A: Oh, dear. I’m afraid the problem lies very much with you in this instance. Anyone who does 95 percent of his or her job “very well” ought to be cut a little slack when it comes to spacing and number-circling. It seems like on some level you are aware that your fixation on his occasional, minor errors is irrational and preventing you from doing your job well—I hope this answer can bring you into full awareness of just how inappropriately you are behaving. If an otherwise excellent employee forgets to lock a closet now and again, it is a wholly unjustified use of your time and resources to call him at his home and make him come back to the office in order to lock it. Either have a copy of the key made or lock it yourself. I have locked many doors in my day. It generally takes about half a second.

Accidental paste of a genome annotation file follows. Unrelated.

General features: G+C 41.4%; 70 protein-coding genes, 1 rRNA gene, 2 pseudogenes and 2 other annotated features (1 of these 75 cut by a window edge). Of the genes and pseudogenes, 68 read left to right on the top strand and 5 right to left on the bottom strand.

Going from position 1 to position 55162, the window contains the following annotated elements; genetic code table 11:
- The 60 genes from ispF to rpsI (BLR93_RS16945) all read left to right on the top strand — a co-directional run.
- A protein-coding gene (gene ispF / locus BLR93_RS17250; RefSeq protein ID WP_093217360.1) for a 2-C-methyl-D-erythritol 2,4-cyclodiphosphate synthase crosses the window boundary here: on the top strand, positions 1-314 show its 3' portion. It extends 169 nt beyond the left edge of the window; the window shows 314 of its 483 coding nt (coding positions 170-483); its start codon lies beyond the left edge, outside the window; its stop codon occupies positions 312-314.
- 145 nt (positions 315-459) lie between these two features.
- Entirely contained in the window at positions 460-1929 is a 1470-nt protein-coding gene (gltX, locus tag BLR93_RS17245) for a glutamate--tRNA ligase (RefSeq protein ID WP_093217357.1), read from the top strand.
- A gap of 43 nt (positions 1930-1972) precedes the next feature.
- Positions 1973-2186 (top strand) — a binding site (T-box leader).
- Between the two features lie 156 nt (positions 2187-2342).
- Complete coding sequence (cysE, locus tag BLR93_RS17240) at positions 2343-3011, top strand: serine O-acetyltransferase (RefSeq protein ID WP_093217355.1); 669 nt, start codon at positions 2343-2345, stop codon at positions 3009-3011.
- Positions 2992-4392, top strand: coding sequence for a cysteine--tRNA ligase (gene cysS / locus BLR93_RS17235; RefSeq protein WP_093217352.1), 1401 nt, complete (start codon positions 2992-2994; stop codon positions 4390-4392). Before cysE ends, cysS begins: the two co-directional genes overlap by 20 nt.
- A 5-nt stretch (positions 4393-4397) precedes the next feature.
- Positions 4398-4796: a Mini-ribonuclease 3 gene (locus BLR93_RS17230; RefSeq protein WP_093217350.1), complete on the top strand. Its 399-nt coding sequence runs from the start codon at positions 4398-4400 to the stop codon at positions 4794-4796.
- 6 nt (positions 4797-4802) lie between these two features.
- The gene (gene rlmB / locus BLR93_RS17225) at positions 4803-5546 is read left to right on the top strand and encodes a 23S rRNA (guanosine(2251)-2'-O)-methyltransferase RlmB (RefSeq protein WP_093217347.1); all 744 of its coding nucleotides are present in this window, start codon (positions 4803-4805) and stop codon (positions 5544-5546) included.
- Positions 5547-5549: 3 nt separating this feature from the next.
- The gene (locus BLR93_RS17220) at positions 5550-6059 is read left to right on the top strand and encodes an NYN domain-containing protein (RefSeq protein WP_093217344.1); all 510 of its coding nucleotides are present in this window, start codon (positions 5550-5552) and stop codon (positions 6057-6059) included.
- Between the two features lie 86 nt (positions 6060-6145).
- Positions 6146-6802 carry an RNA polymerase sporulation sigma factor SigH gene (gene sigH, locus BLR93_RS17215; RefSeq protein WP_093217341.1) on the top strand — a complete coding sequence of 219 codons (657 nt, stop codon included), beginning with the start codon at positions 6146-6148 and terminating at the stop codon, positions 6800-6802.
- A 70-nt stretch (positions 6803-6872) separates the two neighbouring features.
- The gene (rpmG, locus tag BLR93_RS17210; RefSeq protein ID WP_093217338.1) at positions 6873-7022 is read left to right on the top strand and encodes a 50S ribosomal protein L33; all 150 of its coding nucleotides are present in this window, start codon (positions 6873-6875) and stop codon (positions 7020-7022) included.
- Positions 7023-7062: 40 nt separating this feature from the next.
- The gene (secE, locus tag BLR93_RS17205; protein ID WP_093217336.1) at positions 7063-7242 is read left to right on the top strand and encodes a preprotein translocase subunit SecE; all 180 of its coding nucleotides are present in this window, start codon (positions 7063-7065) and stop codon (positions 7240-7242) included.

What’s more worrisome to me is that you want your employee to “leave you alone,” even though you’ve never described any behavior that would fall under the category of “not leaving you alone.” Your desire for him to “not make errors” is, you must realize, impossible and absurd, and you must take responsibility for your irrational dislike. The problem is you. You are not biting your tongue as well as you think you are, and I can only imagine how difficult you must make life for this employee. You absolutely can work with him, and if you deserve the position you currently hold, you will find a way to deal with your bizarre dislike of him on your own time, and create, at the bare minimum, a safe and respectful environment for him to work in.